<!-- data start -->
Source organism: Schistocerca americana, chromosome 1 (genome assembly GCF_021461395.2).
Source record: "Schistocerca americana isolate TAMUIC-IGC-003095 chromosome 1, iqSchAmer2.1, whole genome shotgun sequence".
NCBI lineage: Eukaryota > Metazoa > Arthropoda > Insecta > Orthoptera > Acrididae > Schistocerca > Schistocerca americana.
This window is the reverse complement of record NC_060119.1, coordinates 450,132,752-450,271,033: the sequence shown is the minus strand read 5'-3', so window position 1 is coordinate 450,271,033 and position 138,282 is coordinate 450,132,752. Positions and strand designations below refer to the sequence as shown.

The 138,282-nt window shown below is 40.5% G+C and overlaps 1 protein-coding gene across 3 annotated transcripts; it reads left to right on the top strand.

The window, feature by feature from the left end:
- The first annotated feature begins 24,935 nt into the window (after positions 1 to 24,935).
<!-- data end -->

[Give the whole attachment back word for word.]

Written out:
Source organism: Schistocerca americana, chromosome 1 (genome assembly GCF_021461395.2).
Source record: "Schistocerca americana isolate TAMUIC-IGC-003095 chromosome 1, iqSchAmer2.1, whole genome shotgun sequence".
NCBI lineage: Eukaryota > Metazoa > Arthropoda > Insecta > Orthoptera > Acrididae > Schistocerca > Schistocerca americana.
This window is the reverse complement of record NC_060119.1, coordinates 450,132,752-450,271,033: the sequence shown is the minus strand read 5'-3', so window position 1 is coordinate 450,271,033 and position 138,282 is coordinate 450,132,752. Positions and strand designations below refer to the sequence as shown.

The 138,282-nt window shown below is 40.5% G+C and overlaps 1 protein-coding gene across 3 annotated transcripts; it reads left to right on the top strand.

The window, feature by feature from the left end:
- The first annotated feature begins 24,935 nt into the window (after positions 1 to 24,935).